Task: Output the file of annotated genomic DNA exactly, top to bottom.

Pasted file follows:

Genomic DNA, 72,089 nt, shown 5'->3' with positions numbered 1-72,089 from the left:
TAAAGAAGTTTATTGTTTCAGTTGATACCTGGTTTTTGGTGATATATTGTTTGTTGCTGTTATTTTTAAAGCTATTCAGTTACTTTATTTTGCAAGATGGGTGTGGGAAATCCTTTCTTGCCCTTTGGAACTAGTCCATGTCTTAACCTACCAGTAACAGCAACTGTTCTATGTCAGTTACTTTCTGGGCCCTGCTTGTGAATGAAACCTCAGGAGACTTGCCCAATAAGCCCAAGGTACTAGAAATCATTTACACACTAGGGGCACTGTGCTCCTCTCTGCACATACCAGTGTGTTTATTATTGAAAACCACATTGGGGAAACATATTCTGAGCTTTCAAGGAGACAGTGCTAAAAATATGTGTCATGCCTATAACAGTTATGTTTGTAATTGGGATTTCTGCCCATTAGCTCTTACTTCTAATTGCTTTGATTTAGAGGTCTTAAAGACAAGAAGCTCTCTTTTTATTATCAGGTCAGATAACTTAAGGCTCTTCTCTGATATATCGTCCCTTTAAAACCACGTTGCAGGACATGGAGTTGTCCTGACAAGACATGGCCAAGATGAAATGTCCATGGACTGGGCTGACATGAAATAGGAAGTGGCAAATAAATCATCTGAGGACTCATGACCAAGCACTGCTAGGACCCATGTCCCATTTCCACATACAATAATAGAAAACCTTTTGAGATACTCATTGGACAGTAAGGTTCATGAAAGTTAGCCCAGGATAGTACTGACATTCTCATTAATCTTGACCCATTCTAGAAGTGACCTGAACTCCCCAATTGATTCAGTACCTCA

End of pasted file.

Genomic DNA, 72,089 nt, shown 5'->3' with positions numbered 1-72,089 from the left:
TAAAGAAGTTTATTGTTTCAGTTGATACCTGGTTTTTGGTGATATATTGTTTGTTGCTGTTATTTTTAAAGCTATTCAGTTACTTTATTTTGCAAGATGGGTGTGGGAAATCCTTTCTTGCCCTTTGGAACTAGTCCATGTCTTAACCTACCAGTAACAGCAACTGTTCTATGTCAGTTACTTTCTGGGCCCTGCTTGTGAATGAAACCTCAGGAGACTTGCCCAATAAGCCCAAGGTACTAGAAATCATTTACACACTAGGGGCACTGTGCTCCTCTCTGCACATACCAGTGTGTTTATTATTGAAAACCACATTGGGGAAACATATTCTGAGCTTTCAAGGAGACAGTGCTAAAAATATGTGTCATGCCTATAACAGTTATGTTTGTAATTGGGATTTCTGCCCATTAGCTCTTACTTCTAATTGCTTTGATTTAGAGGTCTTAAAGACAAGAAGCTCTCTTTTTATTATCAGGTCAGATAACTTAAGGCTCTTCTCTGATATATCGTCCCTTTAAAACCACGTTGCAGGACATGGAGTTGTCCTGACAAGACATGGCCAAGATGAAATGTCCATGGACTGGGCTGACATGAAATAGGAAGTGGCAAATAAATCATCTGAGGACTCATGACCAAGCACTGCTAGGACCCATGTCCCATTTCCACATACAATAATAGAAAACCTTTTGAGATACTCATTGGACAGTAAGGTTCATGAAAGTTAGCCCAGGATAGTACTGACATTCTCATTAATCTTGACCCATTCTAGAAGTGACCTGAACTCCCCAATTGATTCAGTACCTCA